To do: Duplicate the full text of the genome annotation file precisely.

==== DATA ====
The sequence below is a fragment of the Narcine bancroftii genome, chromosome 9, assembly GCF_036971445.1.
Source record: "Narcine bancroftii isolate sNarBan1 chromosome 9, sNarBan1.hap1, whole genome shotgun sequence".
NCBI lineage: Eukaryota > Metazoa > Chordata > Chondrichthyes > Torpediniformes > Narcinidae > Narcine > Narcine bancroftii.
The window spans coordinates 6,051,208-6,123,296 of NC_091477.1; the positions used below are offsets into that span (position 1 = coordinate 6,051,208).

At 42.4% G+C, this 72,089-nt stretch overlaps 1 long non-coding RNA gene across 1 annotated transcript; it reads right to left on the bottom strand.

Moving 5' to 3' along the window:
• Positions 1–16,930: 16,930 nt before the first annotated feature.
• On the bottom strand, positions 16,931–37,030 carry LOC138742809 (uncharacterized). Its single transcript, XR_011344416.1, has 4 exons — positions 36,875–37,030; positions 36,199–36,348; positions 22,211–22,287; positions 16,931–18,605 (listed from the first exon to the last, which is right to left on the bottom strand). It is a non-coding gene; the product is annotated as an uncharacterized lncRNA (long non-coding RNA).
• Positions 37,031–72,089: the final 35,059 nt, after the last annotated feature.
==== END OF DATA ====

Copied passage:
The sequence below is a fragment of the Narcine bancroftii genome, chromosome 9, assembly GCF_036971445.1.
Source record: "Narcine bancroftii isolate sNarBan1 chromosome 9, sNarBan1.hap1, whole genome shotgun sequence".
NCBI lineage: Eukaryota > Metazoa > Chordata > Chondrichthyes > Torpediniformes > Narcinidae > Narcine > Narcine bancroftii.
The window spans coordinates 6,051,208-6,123,296 of NC_091477.1; the positions used below are offsets into that span (position 1 = coordinate 6,051,208).

At 42.4% G+C, this 72,089-nt stretch overlaps 1 long non-coding RNA gene across 1 annotated transcript; it reads right to left on the bottom strand.

Moving 5' to 3' along the window:
• Positions 1–16,930: 16,930 nt before the first annotated feature.
• On the bottom strand, positions 16,931–37,030 carry LOC138742809 (uncharacterized). Its single transcript, XR_011344416.1, has 4 exons — positions 36,875–37,030; positions 36,199–36,348; positions 22,211–22,287; positions 16,931–18,605 (listed from the first exon to the last, which is right to left on the bottom strand). It is a non-coding gene; the product is annotated as an uncharacterized lncRNA (long non-coding RNA).
• Positions 37,031–72,089: the final 35,059 nt, after the last annotated feature.